‘She is the frame of the unexpected. A young girl with no rank and no title, just two small hands that carry her entire community. There are no facilities here; there are no green bins that line the streets, just her understanding.’
On Saturday, 5 November these profound words of poet Mbali Vilakazi came to life in the dusty community of Kanana, Klerksdorp.
With a heart bigger than her tiny hands, two year old Mamelo Machobo from Vaal Park captured the hearts and minds of the Climate Train team.
Barefoot across the thorny fields
Barefooted, she trotted across the thorny field to meet the Climate Train team, who were offloading trees from the back of the bakkie at the Kanana Community Arts Centre. Amazed by the amount of plants and people around her, her curious brown eyes lit up with excitement.
Without anyone asking her to help, she picked up a plant and carried it over the gravel path. With great pride, she cautiously placed the tree alongside the others. Linzi Lewis and Wayword Sun, from AMbush Gardening Collective, were preparing the ground for planting.
At first she tried to lift the heavy water bucket, then realized it was too heavy for her frail arms. To and from she walked between the tap and the plants to fill her cooldrink bottle with water.
Pouring water into a new life
This young girl not only brought life to the poem, but to her community. Every drop of water she poured onto the plants was a deposit to a new life.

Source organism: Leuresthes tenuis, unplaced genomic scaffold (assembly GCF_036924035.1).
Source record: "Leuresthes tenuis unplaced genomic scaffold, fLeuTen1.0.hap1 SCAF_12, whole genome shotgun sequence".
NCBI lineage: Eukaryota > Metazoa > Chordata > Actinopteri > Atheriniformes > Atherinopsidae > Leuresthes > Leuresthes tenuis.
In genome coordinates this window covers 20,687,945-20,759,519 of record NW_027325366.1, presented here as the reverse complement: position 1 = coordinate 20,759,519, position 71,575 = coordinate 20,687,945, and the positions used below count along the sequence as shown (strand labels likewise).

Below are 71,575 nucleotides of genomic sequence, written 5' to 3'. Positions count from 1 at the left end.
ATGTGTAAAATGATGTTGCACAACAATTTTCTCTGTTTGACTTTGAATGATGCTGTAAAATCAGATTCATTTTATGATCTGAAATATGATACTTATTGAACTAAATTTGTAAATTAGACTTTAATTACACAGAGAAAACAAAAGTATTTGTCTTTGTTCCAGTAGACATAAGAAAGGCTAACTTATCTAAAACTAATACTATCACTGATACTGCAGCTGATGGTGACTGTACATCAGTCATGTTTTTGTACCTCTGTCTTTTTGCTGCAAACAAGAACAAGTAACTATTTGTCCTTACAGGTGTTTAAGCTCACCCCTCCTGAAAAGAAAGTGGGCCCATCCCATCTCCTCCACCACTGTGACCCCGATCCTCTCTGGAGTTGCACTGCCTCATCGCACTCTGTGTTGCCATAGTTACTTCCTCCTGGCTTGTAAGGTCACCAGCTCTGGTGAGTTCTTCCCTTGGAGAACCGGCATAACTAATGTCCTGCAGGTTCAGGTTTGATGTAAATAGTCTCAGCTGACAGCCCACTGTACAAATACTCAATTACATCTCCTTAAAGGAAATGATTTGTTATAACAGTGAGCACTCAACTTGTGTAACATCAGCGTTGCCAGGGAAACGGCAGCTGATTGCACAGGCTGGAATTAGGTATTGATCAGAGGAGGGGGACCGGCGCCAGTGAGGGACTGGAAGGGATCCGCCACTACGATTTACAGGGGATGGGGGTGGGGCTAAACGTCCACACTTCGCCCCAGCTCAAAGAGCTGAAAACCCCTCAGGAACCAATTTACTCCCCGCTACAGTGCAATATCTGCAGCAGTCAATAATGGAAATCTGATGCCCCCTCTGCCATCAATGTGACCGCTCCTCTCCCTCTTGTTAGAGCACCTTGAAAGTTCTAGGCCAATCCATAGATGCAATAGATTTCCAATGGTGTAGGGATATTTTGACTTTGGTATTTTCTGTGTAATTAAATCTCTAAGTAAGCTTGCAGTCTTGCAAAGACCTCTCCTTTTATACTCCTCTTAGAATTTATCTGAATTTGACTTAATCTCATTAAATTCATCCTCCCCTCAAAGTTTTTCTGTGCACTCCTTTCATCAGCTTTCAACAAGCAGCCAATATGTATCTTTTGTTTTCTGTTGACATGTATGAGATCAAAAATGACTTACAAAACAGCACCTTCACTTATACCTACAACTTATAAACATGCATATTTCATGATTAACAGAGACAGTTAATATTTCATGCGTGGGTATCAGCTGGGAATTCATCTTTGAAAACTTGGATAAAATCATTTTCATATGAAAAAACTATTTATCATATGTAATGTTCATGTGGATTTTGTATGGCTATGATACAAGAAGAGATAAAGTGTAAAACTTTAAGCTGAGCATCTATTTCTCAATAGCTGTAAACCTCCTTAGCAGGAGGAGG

AMbush, with the help of the dedicated team of the Abogazi cultural group, quickly transformed the dry and polluted ground. Where asbestos lay across the field, there was now a beautiful garden, boasting with Imphepho, wild olive, aloe and crassula trees.
‘People who live in this community have very small yards. Even if we wanted to plant trees, we are not able to because of the lack of space. I am so glad that the plants are being planted here at the Community Centre, where everyone has access to it and can appreciate it,’ said Thandi Webb, who was also intrigued by AMbush’s visit to Kanana.
One of the greatest days of my life
One person who particularly enjoyed the afternoon was environmentalist Laurence Nokonyana, member of the Abogazi Cultural Group.
‘Today is one of the greatest days of my life. I feel like a child who has just received a new toy. It might not seem like a big project to many, but what happened here today was the beginning of something new. I am overjoyed by everything that we learnt over these past few days that we spent in the company of the Climate Train team.’
AMbush also revived the existing vegetable garden and enhanced it with a variety of indigenous medicinal plants.
Creating meaningful and functional spaces
Linzi, who has an MSc in sustainable tropical forestry, specialising in urban agriculture and bio-diversity said the idea behind their project is to create more functional and meaningful spaces for people to use.
‘We usually go into uncared for and wasted spaced and beautify it to uplift both public and accessible land. We had a great time gardening in Kanana. It’s important to touch base with communities, especially those that are trying to do something. The reaction we get from the people is always rewarding. It’s all about contributing to a better environment for all and learning from one another,’ she said.
On the last day at Klerksdorp Prince Pheko bid the train goodbye, sharing his hope for this community: ‘If only the government can be as passionate about climate change as they are about HIV and Aids, because to me it’s just as serious and scary. Prevention is better than cure. Thank you for the great work you guys are doing in educating so many people about this important cause.’
By Sonia Koopman